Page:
In a previous study we found that female guppies shoaled more than males and that there was greater transmission of the ectoparasite Gyrodactylus turnbulli between females. Here, to test for a possible sex bias in parasite transmission, we conducted a similar experiment on single sex shoals of male and female guppies, observing host behaviour before and after the introduction of an infected shoal mate. The initial parasite burden was considerably lower in the present experiment (30 worms versus >100 worms previously) and we used a different stock of ornamental guppies (Green Cobra variety versus a Tuxedo hybrid previously). Contrary to our previous finding, males aggregated significantly more than females. Males performed ‘sigmoid’ displays towards each other, a courtship behaviour that is more generally directed towards females. Due to the high rate of male–male interactions, parasite transmission was 10 times higher between males than between females. Furthermore, shoaling intensity was highest for the most parasitised fish indicating that these infected fish were not avoided by non-parasitised conspecifics. These studies show that certain social behaviours including shoaling and courtship displays, appear to facilitate the transmission of gyrodactylid parasites.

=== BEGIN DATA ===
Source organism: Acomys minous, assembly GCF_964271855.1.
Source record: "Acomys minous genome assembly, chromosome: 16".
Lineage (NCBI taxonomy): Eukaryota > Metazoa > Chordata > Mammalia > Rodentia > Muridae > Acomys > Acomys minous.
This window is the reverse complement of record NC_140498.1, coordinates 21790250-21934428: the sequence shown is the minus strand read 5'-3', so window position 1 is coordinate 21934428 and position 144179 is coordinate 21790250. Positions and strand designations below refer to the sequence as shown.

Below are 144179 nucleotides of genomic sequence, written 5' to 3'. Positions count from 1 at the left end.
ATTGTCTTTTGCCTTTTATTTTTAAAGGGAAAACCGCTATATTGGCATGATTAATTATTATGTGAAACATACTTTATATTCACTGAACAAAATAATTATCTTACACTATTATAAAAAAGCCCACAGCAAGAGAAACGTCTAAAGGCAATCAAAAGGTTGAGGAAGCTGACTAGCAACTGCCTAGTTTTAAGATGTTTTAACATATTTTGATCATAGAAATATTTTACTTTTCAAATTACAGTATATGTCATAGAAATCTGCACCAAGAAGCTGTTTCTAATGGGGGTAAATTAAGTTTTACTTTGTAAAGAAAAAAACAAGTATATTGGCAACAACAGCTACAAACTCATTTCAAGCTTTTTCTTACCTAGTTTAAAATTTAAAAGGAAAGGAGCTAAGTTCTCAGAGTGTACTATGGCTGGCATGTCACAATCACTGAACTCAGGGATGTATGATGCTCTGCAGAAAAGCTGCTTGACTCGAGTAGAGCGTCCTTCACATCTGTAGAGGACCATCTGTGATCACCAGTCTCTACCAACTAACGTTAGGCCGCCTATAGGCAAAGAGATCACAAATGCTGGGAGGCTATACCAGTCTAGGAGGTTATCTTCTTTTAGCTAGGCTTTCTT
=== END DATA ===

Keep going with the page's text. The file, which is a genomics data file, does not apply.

- Shoaling behaviour
- Direct transmission